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Help With Grain Free Baking


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#1 SGWhiskers

 
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Posted 26 January 2011 - 02:34 PM

I have a friend who has been on a Paleo diet for over a year due to celiac and RA. Every time she tries one of her son's gluten-free treats, she gets gets GI problems (not as bad as a glutening though).

We've been putting our heads together about what might be safer to try reintoducing next time and I thought I would come to you guys for suggestions. She has serum tested positive for walnut and milk allergies, but eats other nuts without problems and includes a little dairy in her diet without GI complaints.

What ingredients are grain free flours that could be used for baking or for thickening. Do you have any basic recipies for her to try once she recovers from her son's gluten free cupcake?
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#2 ElseB

 
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Posted 26 January 2011 - 06:10 PM

Two words for you: Almond Flour! Here's my two favourite almond flour recipes that the gluten eaters in my life even love (sometimes I think they love these cakes more than I do!!!)

CLEMENTINE CAKE

4-5 clementines
6 eggs
1 cup sugar
2 1/3 cup ground almonds
1 tsp baking powder

Put the clementines in a pan with some cold water, bring to the boil and cook for 2 hours. Drain and, when cool, cut each clementine in half and remove the pips. Dump the clementines - skins, pith, fruit and all - and give a quick blitz in a food processor (or by hand, of course). Preheat the oven to 375 F. Butter and line a 9 inch Springform tin.

You can then add all the other ingredients to the food processor and mix. Or, you can beat the eggs by hand adding the sugar, almonds and baking powder, mixing well, then finally adding the pulped oranges.

Pour the cake mixture into the prepared tin and bake for an hour, when a skewer will come out clean; you'll probably have to cover with foil or greaseproof after about 40 minutes to stop the top burning. Remove from the oven and leave to cool, on a rack, but in the tin. When the cake's cold, you can take it out of the tin. I think this is better a day after it's made, but I don't complain about eating it at any time.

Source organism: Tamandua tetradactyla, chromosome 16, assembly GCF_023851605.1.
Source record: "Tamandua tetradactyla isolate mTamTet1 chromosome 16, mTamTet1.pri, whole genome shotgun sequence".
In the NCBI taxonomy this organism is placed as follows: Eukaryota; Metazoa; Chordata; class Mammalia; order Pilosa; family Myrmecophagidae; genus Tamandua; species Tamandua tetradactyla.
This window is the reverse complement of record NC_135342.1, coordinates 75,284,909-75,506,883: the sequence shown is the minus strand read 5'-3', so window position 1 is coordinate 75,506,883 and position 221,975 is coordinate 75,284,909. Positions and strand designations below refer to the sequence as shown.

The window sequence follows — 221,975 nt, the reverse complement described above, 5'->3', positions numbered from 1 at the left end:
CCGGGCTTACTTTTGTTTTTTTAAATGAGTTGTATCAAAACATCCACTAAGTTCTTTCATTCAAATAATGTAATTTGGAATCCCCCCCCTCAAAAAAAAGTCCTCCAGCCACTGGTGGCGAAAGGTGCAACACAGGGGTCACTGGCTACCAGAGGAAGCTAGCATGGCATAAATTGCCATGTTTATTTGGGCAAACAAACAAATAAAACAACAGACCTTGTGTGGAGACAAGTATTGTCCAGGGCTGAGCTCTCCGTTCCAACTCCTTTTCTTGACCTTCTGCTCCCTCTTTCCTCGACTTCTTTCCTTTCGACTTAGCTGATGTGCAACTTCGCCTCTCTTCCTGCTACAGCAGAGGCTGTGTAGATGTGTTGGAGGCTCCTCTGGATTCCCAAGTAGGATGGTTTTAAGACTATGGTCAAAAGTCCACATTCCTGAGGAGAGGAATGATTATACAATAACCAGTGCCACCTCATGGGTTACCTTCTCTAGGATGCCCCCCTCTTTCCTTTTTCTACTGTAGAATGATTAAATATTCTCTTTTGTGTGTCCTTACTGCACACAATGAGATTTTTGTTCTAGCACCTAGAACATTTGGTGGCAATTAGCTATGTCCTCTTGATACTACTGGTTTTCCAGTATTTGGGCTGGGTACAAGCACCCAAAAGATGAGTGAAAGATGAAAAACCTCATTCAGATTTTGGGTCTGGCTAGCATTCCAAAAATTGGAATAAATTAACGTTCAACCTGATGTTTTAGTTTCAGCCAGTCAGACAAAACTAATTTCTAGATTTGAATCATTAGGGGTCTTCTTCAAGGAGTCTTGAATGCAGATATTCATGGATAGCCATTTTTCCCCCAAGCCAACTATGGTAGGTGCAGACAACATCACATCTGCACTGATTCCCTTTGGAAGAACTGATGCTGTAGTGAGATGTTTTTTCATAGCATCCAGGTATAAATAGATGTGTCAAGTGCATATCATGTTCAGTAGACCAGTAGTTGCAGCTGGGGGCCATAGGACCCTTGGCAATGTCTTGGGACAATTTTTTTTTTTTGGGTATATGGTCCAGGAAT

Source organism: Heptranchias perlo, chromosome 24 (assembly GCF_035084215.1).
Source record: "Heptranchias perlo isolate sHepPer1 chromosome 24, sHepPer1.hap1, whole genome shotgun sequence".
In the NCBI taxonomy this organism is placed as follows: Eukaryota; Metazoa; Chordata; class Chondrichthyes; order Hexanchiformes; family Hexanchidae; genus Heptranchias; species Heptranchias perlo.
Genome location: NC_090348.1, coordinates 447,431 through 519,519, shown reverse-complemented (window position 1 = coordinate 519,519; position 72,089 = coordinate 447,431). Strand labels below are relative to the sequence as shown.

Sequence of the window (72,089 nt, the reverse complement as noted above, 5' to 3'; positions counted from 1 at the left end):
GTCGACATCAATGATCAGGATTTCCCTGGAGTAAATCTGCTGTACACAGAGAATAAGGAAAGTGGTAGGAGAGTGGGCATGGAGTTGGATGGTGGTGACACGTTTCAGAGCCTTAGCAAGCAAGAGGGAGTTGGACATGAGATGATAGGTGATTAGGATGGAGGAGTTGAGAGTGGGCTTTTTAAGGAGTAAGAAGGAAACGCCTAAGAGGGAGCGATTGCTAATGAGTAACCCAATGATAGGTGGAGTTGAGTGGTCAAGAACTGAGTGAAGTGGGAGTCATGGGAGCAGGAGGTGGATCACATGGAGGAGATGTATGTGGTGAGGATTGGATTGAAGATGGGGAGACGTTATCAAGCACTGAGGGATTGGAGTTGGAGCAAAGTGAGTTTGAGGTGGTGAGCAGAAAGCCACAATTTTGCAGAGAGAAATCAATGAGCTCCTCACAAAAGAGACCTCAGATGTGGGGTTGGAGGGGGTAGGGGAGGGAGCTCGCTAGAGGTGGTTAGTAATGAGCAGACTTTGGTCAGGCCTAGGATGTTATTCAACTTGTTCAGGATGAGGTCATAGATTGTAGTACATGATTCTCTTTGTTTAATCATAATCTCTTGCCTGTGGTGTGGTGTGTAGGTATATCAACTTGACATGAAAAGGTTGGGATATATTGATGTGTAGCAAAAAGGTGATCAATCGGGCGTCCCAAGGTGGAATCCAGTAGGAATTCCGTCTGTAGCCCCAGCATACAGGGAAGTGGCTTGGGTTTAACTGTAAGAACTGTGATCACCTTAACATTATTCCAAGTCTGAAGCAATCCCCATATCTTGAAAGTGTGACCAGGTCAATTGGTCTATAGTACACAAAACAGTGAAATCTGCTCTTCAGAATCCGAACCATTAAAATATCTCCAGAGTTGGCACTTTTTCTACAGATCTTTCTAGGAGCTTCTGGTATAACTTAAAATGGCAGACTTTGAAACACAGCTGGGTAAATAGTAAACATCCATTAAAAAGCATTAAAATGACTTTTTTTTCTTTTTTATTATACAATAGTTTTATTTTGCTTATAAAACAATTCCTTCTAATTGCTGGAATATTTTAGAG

CARROT CAKE

It’s important to grate the carrots on the fine holes of your grater, or else they’ll remain too crunchy. For best results, wrap the cake tightly in plastic after it cools and serve it the next day. It will keep for five days in the refrigerator if wrapped airtight.

1 1/2 cups (1/2 pound) unsalted toasted almonds
1/4 cup raw brown (turbinado) sugar
1 1/2 teaspoons baking powder
1/8 teaspoon salt
1 teaspoon cinnamon
1/2 teaspoon freshly grated nutmeg
2 teaspoons grated lemon zest
4 large eggs
1/3 cup organic white sugar
1 teaspoon vanilla extract
2 cups finely grated carrots (about 10 ounces)

1. Heat the oven to 350 degrees with a rack in the middle. Oil a 9-inch springform pan, and line it with parchment. Lightly oil the parchment.
2. Combine the almonds and the turbinado sugar in a food processor fitted with the steel blade. Blend until the almonds are finely ground. Add the baking powder, salt, cinnamon, nutmeg and lemon zest, and pulse together.
3. Beat the eggs until thick in the bowl of a standing mixer fitted with the whisk attachment, or with an electric beater. Add the organic sugar, and continue to beat until the mixture is thick and forms a ribbon when lifted from the bowl with a spatula. Beat in the vanilla. Add the almond mixture and the carrots in three alternating additions, and slowly beat or fold in each time.